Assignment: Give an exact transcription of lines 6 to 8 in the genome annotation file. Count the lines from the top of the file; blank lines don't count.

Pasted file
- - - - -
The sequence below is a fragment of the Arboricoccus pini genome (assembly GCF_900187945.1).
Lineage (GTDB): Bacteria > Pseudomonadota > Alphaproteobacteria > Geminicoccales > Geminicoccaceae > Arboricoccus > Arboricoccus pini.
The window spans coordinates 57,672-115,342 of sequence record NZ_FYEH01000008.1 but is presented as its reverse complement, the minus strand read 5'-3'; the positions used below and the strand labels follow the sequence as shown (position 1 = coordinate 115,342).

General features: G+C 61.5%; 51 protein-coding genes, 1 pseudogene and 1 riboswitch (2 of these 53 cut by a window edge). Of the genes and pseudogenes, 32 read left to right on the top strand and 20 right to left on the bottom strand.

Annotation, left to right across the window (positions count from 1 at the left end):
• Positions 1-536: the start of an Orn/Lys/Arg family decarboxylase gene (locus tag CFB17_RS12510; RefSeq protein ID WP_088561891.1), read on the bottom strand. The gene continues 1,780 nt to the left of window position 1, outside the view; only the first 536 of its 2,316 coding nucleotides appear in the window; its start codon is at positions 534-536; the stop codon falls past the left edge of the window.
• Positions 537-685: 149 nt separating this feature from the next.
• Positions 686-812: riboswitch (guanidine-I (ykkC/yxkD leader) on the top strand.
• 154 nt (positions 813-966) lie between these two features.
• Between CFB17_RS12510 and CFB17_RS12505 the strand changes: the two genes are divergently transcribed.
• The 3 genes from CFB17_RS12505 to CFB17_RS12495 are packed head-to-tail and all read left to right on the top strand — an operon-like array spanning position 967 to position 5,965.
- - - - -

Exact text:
• Positions 1-536: the start of an Orn/Lys/Arg family decarboxylase gene (locus tag CFB17_RS12510; RefSeq protein ID WP_088561891.1), read on the bottom strand. The gene continues 1,780 nt to the left of window position 1, outside the view; only the first 536 of its 2,316 coding nucleotides appear in the window; its start codon is at positions 534-536; the stop codon falls past the left edge of the window.
• Positions 537-685: 149 nt separating this feature from the next.
• Positions 686-812: riboswitch (guanidine-I (ykkC/yxkD leader) on the top strand.